Anna & the Arts, Education and Rights
One does not have to be born in Nova Scotia to make a difference here. Anna Leonowens is one of many to demonstrate that.
She was born Anna Edwards in India to British colonist parents of modest means. She came up with the last name Leonowens — and an embellished story about her background — after her husband (Thomas Leon Owens) died in 1858. Time and again as the years advanced, to make ends meet, Anna would re-invent herself in the Orient and Australia as an educator and travel writer.
She was already a celebrity when she moved to Halifax in 1878, thanks to her writing and lecturing about her adventures as a governess in the court of Siam (today's Thailand). Her telling of that exotic story captivated people's interests, as it has done many times since in books, musicals and films like Anna and the King of Siam and The King and I.
Anna moved to Nova Scotia when the husband (Thomas Fyshe) of her daughter Avis became the general manager of the Bank of Nova Scotia. For the next nineteen years, though Anna continued to travel and write, Halifax was her base. She certainly left her mark, speaking and writing for improvements in women's education and for women's suffrage. To those ends, she helped found the local Council of Women. Then in 1887, to mark Queen Victoria's fifty years on the throne, Anna Leonowens played the leading role in founding the Victoria School of Art and Design. In 1925, that school was renamed the Nova Scotia College of Art (today's NSCAD University).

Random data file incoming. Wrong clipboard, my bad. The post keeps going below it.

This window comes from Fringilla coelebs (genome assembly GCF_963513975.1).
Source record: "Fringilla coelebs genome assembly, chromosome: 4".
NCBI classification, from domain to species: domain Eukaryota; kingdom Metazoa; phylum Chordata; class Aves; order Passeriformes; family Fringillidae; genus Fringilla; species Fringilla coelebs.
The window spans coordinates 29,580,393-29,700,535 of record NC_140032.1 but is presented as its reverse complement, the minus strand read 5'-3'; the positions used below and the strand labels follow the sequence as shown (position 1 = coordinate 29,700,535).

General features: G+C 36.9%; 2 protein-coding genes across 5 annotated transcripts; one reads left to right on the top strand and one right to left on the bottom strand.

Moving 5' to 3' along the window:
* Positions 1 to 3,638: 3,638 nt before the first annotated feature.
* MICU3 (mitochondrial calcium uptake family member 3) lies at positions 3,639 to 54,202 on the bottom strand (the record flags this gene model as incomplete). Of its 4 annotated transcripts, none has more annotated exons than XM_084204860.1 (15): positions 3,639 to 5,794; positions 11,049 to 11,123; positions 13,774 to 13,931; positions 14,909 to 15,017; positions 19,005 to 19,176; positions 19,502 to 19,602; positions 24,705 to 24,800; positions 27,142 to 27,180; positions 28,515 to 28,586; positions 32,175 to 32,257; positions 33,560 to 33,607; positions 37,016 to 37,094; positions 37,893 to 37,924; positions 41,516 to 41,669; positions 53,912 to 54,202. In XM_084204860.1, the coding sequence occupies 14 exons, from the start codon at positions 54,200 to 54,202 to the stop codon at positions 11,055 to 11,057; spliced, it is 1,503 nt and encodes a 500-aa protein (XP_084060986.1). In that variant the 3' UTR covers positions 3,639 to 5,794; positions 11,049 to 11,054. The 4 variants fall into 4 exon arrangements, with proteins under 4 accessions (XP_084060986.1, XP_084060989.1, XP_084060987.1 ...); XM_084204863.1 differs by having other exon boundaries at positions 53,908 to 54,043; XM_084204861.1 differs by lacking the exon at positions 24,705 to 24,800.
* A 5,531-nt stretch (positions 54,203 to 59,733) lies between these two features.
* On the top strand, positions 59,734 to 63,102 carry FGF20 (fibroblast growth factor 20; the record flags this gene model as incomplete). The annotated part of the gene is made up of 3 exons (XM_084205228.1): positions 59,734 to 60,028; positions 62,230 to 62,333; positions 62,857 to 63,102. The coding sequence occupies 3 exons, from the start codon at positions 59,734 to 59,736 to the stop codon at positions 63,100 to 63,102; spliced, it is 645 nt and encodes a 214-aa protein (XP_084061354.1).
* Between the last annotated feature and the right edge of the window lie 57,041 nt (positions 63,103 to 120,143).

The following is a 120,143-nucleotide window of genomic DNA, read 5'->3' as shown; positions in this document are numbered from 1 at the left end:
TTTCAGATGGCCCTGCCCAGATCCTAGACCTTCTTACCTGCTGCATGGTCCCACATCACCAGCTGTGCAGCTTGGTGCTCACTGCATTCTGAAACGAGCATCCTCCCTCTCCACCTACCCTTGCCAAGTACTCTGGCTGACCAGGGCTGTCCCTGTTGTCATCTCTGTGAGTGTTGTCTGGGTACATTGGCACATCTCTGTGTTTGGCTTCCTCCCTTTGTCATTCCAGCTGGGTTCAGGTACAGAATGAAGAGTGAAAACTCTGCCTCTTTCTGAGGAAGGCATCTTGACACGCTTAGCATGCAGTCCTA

After nearly two decades in Halifax, Anna Leonowens followed her daughter and her family to Montreal. Her departure from Nova Scotia was greatly lamented.